BY KIZITO ANGELLA. N
“The only thing worse than being blind is having sight but no vision,” Helene Keller.
How many times do we go to pray and thank God for the gift of legs that walk, hands that touch and eyes that see? How many times do we complain of the things that we’ve seen and wish we haven’t seen? What so many people have and take for granted, some people can only imagine what having that thing is like, and all the difference it would make in their lives. Do not be mistaken, they are not complaining. In fact, some are very grateful. The things that people think are obstacles are often our greatest strength. Mary Magdalene is one of such testimonies.
Born blind in a family of eight, Mary Magdalene is one of the three surviving children with five of her siblings deceased. She was born at a time where being handicapped was considered a curse and to her parents, a burden. They too didn’t know what to do with a blind child at the time. Many of the relatives thought she was bewitched. This judgement and constant prying from the relatives drove her parents mad with the need to get her out of sight, after all, out of sight means out of mind.
Her parents decided that she would not have a chance if she stayed with them, so they sent her to the convent to live among the sisters. The sisters in the convent took care of her and later when she was six, they took her to St. Francis School of the blind. At school, she became very religious, learning the Bible from cover to cover. As she narrates, she tells me that since she learned religion, religion entered her and soon became her. She continues to say that John chapter 9 has been her inspiration and strength for all these years.
John 9: As Jesus was walking along, he saw a man who had been born blind. His disciples asked him, “Teacher, whose sin caused him to be born blind? Was it his own or his parents’ sin?” Jesus answered, “His blindness has nothing to do with his sins or his parents’ sins. He is blind so that God’s power might be seen at work in him…
“God has something to exhibit in me,” Mary Magdalene continues to say. “In my family, others failed to study. One stopped in P1, the other P2 and my other sibling in P4. It is I who got a serious education and was persistent enough to get a job.”
Inspite of all this optimism, Mary remembers a time when she wanted to be a nun. After her education, she went back to the convent and requested that they retain her as a sister but to her disappointment and shock, she was turned down. She was told that for her to become a nun, she had to fulfill all the requirements and one of which was that she had to have no disability and with full physical fitness. It is at that moment she realised that God’s purpose for her was to spread His light and wisdom out into the world and in a small way, help those like her; those whose disabilities end up defining them.
Between 1998-2000, Mary trained to become a teacher. Later and on 27th October 2001, she got a job as a teacher at Salama School for the blind which she has done till today. She vividly remembers this moment like it was yesterday. She now has 18 years experience of teaching blind primary school students Math, reading, writing and religious education. She describes her students as persistent and intelligent. She loves her job. She also loves the fact that her job allows her to take care of her brother and sister’s children. With the little she has, she manages to stay with her niece in the teacher’s quarters, therefore sharing one bedroom. She wishes she had more so that she could give more.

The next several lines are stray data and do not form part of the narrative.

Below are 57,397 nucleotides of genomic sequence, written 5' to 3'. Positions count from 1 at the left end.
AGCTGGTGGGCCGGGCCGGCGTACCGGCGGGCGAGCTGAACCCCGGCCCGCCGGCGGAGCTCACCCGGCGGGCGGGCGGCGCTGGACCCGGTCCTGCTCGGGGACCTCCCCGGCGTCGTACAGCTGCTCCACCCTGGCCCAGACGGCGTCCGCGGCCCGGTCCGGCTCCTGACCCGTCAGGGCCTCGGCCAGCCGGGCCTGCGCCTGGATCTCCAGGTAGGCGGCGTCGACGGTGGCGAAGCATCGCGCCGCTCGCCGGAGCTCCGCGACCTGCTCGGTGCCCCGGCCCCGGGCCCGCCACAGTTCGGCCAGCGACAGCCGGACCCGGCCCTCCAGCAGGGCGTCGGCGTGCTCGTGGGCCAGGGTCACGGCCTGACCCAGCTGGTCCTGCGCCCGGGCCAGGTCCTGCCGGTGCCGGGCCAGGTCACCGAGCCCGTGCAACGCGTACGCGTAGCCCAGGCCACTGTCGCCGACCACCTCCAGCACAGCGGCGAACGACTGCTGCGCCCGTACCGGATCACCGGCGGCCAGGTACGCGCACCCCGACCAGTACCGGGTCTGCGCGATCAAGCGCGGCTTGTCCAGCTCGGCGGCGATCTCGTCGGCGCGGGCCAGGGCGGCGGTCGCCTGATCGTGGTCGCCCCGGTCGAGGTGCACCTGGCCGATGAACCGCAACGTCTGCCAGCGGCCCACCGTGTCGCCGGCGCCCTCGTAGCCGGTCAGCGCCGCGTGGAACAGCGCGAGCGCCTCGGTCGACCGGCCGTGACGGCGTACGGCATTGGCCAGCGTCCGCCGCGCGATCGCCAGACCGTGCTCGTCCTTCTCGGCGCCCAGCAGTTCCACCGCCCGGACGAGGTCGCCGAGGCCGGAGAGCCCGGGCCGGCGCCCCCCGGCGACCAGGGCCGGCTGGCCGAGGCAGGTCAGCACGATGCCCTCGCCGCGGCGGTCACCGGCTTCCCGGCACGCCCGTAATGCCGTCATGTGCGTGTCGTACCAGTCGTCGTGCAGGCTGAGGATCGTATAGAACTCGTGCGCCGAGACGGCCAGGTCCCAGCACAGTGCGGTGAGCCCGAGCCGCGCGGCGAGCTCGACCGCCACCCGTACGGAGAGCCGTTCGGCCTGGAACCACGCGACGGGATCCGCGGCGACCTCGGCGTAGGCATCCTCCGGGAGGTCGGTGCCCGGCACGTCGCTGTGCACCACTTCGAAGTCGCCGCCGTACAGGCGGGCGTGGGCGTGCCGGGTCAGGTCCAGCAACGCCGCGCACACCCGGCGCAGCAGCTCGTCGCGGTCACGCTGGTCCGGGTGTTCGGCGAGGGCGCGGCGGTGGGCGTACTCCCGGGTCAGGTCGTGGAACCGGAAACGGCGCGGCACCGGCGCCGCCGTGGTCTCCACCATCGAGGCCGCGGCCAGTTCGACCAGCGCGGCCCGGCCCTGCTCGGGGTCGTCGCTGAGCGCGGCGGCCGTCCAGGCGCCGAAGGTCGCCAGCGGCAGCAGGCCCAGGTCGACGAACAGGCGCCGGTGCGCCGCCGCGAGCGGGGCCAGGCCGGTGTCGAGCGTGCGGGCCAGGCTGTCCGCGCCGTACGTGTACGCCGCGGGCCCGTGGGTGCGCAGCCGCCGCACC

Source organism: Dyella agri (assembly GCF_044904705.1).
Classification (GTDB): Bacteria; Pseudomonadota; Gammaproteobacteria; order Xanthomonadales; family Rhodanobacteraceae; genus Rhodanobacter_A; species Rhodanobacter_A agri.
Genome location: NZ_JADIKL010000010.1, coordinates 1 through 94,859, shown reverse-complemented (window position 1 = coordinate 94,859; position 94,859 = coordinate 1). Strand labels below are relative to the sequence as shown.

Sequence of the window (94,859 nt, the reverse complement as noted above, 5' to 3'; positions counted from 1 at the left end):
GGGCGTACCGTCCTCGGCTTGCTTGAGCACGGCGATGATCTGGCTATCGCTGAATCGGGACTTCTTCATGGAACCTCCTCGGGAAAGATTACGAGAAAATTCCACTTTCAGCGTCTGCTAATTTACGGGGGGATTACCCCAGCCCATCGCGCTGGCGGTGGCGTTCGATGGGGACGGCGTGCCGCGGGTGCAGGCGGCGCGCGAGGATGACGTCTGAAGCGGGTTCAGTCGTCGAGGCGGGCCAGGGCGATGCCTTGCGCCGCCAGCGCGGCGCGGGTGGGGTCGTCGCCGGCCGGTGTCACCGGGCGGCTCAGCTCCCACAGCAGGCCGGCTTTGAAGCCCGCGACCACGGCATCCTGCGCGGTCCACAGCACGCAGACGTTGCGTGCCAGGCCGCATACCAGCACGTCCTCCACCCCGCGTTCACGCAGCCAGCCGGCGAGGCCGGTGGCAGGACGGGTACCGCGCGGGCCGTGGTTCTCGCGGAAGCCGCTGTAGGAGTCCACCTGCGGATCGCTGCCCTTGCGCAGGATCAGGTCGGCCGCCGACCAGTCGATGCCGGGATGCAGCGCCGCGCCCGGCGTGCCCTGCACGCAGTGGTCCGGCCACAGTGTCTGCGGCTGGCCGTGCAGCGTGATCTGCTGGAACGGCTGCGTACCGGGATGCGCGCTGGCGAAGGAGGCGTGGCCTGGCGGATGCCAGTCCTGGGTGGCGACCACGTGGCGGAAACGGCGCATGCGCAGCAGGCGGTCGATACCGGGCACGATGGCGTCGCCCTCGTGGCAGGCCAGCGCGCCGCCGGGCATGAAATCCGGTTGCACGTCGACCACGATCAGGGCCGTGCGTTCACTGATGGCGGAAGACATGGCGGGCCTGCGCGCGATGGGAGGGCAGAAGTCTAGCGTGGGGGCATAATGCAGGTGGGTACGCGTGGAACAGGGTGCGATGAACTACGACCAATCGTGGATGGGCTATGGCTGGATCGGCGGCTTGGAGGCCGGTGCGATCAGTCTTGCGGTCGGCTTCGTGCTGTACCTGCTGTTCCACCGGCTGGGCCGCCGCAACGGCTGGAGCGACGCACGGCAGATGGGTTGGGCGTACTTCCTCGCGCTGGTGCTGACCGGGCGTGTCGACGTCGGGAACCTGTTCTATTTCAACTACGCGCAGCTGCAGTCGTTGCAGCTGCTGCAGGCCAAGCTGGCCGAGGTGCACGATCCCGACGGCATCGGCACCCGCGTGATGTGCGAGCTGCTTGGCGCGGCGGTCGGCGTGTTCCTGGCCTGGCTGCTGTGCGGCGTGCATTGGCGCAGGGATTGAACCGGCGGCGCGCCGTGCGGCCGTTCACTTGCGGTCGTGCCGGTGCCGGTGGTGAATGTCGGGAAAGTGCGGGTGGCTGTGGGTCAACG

Mary Magdalene expresses her disappointment in the system when she says that the blind have very few schools in Uganda and the main ones are Salama School of the blind and the other one is in Soroti. According to her, others are just units.
Mary Magdalene believes without a doubt that blind people like all the other handicapped are a resource to this country. Unfortunately, many of those born blind are left to grow up as burdens to their families that often times do not want them, instead of taking them to school and therefore giving them a chance to make independent decisions about their future. She also had very many ideas on how Salama School of the Blind could be improved. She wishes that the school can be equipped with more braille machines, braille papers and braille textbooks so that children can read on their own without waiting for teachers.
At this point in the interview, Mary Magdalene unexpectedly grabs her chest and suddenly falls into a fit of a violent and vigorous cough. Grasping for air and finally breathing in and out, she casually informs me that this is normal for her as she gets cough and flue every cold season. Mary brushes this off with, “I will be okay.”
As we wind up our conversation, she requests that I guide her to the staffroom as she picks up her walking stick. On our way, she starts to crack jokes about people who can see amused that I, who had just come to visit, had taken five minutes to learn my way around the school, while for her, it had taken eighteen years. When asked about her age, she laughs and replies, “I am definitely well advanced in years and life which is why I would never get married. Very few people see life like I do,” She jokes.
Her optimism, persistence and humour are the kind that we all wish we could have in the face of adversity. Now, let us all imagine all the things we could be grateful for the next time we pray!